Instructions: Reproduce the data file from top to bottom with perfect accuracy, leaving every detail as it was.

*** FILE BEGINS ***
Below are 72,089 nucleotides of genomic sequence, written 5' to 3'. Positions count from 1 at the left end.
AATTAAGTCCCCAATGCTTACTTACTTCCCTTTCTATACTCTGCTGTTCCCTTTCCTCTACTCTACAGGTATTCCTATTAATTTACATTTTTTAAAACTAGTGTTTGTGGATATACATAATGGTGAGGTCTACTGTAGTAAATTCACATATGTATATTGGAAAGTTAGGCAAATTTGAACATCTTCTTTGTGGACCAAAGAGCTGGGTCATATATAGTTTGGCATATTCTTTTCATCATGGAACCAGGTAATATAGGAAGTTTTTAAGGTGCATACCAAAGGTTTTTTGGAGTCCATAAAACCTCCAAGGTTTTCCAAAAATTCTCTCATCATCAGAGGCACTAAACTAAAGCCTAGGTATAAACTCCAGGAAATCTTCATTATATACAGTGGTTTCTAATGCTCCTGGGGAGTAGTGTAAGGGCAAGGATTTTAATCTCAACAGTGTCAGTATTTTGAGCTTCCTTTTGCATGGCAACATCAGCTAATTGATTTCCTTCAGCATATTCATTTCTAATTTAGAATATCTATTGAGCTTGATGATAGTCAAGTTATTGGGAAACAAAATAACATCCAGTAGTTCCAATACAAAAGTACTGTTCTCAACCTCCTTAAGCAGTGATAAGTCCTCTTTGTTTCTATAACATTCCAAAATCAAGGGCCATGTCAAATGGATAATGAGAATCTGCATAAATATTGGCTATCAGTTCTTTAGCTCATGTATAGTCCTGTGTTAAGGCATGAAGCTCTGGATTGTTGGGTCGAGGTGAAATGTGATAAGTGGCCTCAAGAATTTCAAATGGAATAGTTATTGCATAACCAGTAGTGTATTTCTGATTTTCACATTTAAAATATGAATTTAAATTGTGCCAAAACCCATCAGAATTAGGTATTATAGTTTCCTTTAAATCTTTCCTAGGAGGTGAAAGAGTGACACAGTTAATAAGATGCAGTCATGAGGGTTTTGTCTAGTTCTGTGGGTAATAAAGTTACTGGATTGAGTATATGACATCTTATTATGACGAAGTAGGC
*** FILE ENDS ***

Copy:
Below are 72,089 nucleotides of genomic sequence, written 5' to 3'. Positions count from 1 at the left end.
AATTAAGTCCCCAATGCTTACTTACTTCCCTTTCTATACTCTGCTGTTCCCTTTCCTCTACTCTACAGGTATTCCTATTAATTTACATTTTTTAAAACTAGTGTTTGTGGATATACATAATGGTGAGGTCTACTGTAGTAAATTCACATATGTATATTGGAAAGTTAGGCAAATTTGAACATCTTCTTTGTGGACCAAAGAGCTGGGTCATATATAGTTTGGCATATTCTTTTCATCATGGAACCAGGTAATATAGGAAGTTTTTAAGGTGCATACCAAAGGTTTTTTGGAGTCCATAAAACCTCCAAGGTTTTCCAAAAATTCTCTCATCATCAGAGGCACTAAACTAAAGCCTAGGTATAAACTCCAGGAAATCTTCATTATATACAGTGGTTTCTAATGCTCCTGGGGAGTAGTGTAAGGGCAAGGATTTTAATCTCAACAGTGTCAGTATTTTGAGCTTCCTTTTGCATGGCAACATCAGCTAATTGATTTCCTTCAGCATATTCATTTCTAATTTAGAATATCTATTGAGCTTGATGATAGTCAAGTTATTGGGAAACAAAATAACATCCAGTAGTTCCAATACAAAAGTACTGTTCTCAACCTCCTTAAGCAGTGATAAGTCCTCTTTGTTTCTATAACATTCCAAAATCAAGGGCCATGTCAAATGGATAATGAGAATCTGCATAAATATTGGCTATCAGTTCTTTAGCTCATGTATAGTCCTGTGTTAAGGCATGAAGCTCTGGATTGTTGGGTCGAGGTGAAATGTGATAAGTGGCCTCAAGAATTTCAAATGGAATAGTTATTGCATAACCAGTAGTGTATTTCTGATTTTCACATTTAAAATATGAATTTAAATTGTGCCAAAACCCATCAGAATTAGGTATTATAGTTTCCTTTAAATCTTTCCTAGGAGGTGAAAGAGTGACACAGTTAATAAGATGCAGTCATGAGGGTTTTGTCTAGTTCTGTGGGTAATAAAGTTACTGGATTGAGTATATGACATCTTATTATGACGAAGTAGGC